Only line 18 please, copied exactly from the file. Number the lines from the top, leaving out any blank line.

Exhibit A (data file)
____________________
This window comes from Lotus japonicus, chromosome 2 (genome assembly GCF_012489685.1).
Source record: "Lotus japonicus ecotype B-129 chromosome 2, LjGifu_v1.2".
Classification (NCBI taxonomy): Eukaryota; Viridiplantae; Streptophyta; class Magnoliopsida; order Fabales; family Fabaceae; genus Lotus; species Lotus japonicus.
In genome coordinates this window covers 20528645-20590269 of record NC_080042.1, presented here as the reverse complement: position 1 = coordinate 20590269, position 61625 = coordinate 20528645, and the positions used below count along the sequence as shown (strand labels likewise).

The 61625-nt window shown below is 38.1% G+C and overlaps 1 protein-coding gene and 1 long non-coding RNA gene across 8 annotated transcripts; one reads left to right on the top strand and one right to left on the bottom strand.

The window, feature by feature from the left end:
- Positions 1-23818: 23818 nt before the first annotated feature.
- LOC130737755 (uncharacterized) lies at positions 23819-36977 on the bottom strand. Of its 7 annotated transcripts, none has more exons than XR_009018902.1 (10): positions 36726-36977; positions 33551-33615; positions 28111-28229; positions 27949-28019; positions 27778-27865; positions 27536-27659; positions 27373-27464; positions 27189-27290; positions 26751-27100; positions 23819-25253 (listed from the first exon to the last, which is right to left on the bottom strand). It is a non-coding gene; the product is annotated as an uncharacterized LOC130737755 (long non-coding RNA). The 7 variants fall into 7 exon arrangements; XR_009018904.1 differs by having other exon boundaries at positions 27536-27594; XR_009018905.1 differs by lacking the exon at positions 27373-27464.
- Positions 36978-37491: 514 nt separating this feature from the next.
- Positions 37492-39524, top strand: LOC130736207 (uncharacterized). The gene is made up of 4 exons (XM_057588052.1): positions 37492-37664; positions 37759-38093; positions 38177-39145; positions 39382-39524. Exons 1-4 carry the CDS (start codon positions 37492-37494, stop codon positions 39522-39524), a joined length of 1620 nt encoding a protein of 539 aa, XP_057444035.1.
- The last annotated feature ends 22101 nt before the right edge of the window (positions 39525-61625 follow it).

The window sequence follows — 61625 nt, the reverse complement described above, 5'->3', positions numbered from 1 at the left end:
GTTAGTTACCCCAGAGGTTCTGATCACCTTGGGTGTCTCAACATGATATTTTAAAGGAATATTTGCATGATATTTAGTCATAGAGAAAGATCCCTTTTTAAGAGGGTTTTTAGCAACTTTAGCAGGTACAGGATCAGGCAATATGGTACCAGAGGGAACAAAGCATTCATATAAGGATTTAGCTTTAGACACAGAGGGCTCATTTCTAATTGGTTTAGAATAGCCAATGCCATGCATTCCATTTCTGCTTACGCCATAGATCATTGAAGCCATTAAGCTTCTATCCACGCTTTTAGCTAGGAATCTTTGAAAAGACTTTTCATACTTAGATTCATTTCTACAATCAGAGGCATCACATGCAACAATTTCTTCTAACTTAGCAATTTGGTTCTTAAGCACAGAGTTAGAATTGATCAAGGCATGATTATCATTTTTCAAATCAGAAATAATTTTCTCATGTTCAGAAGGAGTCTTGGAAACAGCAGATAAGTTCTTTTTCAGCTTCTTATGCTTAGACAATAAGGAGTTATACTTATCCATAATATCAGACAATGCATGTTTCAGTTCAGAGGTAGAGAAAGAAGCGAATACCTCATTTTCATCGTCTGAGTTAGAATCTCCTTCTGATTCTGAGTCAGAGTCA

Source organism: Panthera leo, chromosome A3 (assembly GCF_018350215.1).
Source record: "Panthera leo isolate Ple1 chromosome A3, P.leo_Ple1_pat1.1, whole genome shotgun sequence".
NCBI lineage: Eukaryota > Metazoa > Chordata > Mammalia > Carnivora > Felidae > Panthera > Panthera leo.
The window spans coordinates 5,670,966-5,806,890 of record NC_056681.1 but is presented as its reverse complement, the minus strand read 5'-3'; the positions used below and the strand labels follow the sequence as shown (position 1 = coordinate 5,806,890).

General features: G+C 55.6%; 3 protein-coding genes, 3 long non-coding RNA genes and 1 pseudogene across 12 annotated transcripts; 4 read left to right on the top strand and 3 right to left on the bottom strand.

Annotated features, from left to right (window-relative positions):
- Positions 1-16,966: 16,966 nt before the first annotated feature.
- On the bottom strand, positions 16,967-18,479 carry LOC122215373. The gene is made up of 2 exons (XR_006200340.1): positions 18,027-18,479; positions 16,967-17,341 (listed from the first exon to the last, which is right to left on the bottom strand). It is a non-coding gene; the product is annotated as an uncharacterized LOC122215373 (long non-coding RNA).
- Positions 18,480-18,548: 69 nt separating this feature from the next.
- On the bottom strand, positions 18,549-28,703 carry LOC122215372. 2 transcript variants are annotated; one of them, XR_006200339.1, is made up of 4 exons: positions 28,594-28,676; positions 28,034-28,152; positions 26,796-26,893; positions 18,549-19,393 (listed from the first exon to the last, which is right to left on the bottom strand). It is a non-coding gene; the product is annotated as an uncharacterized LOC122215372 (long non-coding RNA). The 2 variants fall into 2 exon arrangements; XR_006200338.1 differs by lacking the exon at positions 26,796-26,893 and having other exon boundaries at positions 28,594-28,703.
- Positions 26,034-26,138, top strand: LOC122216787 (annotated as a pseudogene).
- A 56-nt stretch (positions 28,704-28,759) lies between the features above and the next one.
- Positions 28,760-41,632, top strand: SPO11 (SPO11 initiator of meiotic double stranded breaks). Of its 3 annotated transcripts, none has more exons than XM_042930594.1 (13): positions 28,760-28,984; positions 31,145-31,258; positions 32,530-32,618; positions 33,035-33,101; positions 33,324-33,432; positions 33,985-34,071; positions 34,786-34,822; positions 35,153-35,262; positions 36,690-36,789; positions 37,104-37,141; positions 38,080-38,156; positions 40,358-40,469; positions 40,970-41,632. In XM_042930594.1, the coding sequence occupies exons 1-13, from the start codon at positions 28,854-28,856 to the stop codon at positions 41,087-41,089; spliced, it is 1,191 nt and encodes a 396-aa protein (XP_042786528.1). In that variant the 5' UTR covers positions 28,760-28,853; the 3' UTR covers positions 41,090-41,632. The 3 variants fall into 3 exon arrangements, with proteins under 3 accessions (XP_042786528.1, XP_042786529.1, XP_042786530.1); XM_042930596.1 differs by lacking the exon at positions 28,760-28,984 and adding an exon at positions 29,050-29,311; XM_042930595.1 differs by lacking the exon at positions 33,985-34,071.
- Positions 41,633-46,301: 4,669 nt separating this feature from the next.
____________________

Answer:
General features: G+C 55.6%; 3 protein-coding genes, 3 long non-coding RNA genes and 1 pseudogene across 12 annotated transcripts; 4 read left to right on the top strand and 3 right to left on the bottom strand.